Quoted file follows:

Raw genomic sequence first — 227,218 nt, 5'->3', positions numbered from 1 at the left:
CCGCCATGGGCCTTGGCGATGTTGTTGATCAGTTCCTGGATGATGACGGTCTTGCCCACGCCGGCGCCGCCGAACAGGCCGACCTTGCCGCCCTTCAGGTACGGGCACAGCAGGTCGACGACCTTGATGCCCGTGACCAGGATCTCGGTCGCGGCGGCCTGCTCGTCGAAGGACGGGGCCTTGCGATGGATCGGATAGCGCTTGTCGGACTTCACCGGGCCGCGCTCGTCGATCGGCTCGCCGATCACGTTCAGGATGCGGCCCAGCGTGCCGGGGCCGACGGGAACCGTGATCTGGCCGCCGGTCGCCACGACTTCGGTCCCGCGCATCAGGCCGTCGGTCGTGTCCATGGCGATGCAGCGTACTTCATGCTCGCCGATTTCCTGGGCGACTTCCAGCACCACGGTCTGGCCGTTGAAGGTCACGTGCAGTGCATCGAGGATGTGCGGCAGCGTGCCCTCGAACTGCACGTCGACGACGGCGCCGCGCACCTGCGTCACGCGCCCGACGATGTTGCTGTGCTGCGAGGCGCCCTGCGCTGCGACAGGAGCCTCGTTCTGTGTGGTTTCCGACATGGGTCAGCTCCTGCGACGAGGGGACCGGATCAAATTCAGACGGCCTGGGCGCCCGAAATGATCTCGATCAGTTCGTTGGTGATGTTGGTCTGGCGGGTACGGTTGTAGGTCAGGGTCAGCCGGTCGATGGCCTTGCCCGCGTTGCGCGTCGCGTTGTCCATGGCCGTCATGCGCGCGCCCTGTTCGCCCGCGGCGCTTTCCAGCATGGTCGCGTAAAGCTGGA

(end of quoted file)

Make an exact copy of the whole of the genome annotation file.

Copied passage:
Raw genomic sequence first — 227,218 nt, 5'->3', positions numbered from 1 at the left:
CCGCCATGGGCCTTGGCGATGTTGTTGATCAGTTCCTGGATGATGACGGTCTTGCCCACGCCGGCGCCGCCGAACAGGCCGACCTTGCCGCCCTTCAGGTACGGGCACAGCAGGTCGACGACCTTGATGCCCGTGACCAGGATCTCGGTCGCGGCGGCCTGCTCGTCGAAGGACGGGGCCTTGCGATGGATCGGATAGCGCTTGTCGGACTTCACCGGGCCGCGCTCGTCGATCGGCTCGCCGATCACGTTCAGGATGCGGCCCAGCGTGCCGGGGCCGACGGGAACCGTGATCTGGCCGCCGGTCGCCACGACTTCGGTCCCGCGCATCAGGCCGTCGGTCGTGTCCATGGCGATGCAGCGTACTTCATGCTCGCCGATTTCCTGGGCGACTTCCAGCACCACGGTCTGGCCGTTGAAGGTCACGTGCAGTGCATCGAGGATGTGCGGCAGCGTGCCCTCGAACTGCACGTCGACGACGGCGCCGCGCACCTGCGTCACGCGCCCGACGATGTTGCTGTGCTGCGAGGCGCCCTGCGCTGCGACAGGAGCCTCGTTCTGTGTGGTTTCCGACATGGGTCAGCTCCTGCGACGAGGGGACCGGATCAAATTCAGACGGCCTGGGCGCCCGAAATGATCTCGATCAGTTCGTTGGTGATGTTGGTCTGGCGGGTACGGTTGTAGGTCAGGGTCAGCCGGTCGATGGCCTTGCCCGCGTTGCGCGTCGCGTTGTCCATGGCCGTCATGCGCGCGCCCTGTTCGCCCGCGGCGCTTTCCAGCATGGTCGCGTAAAGCTGGA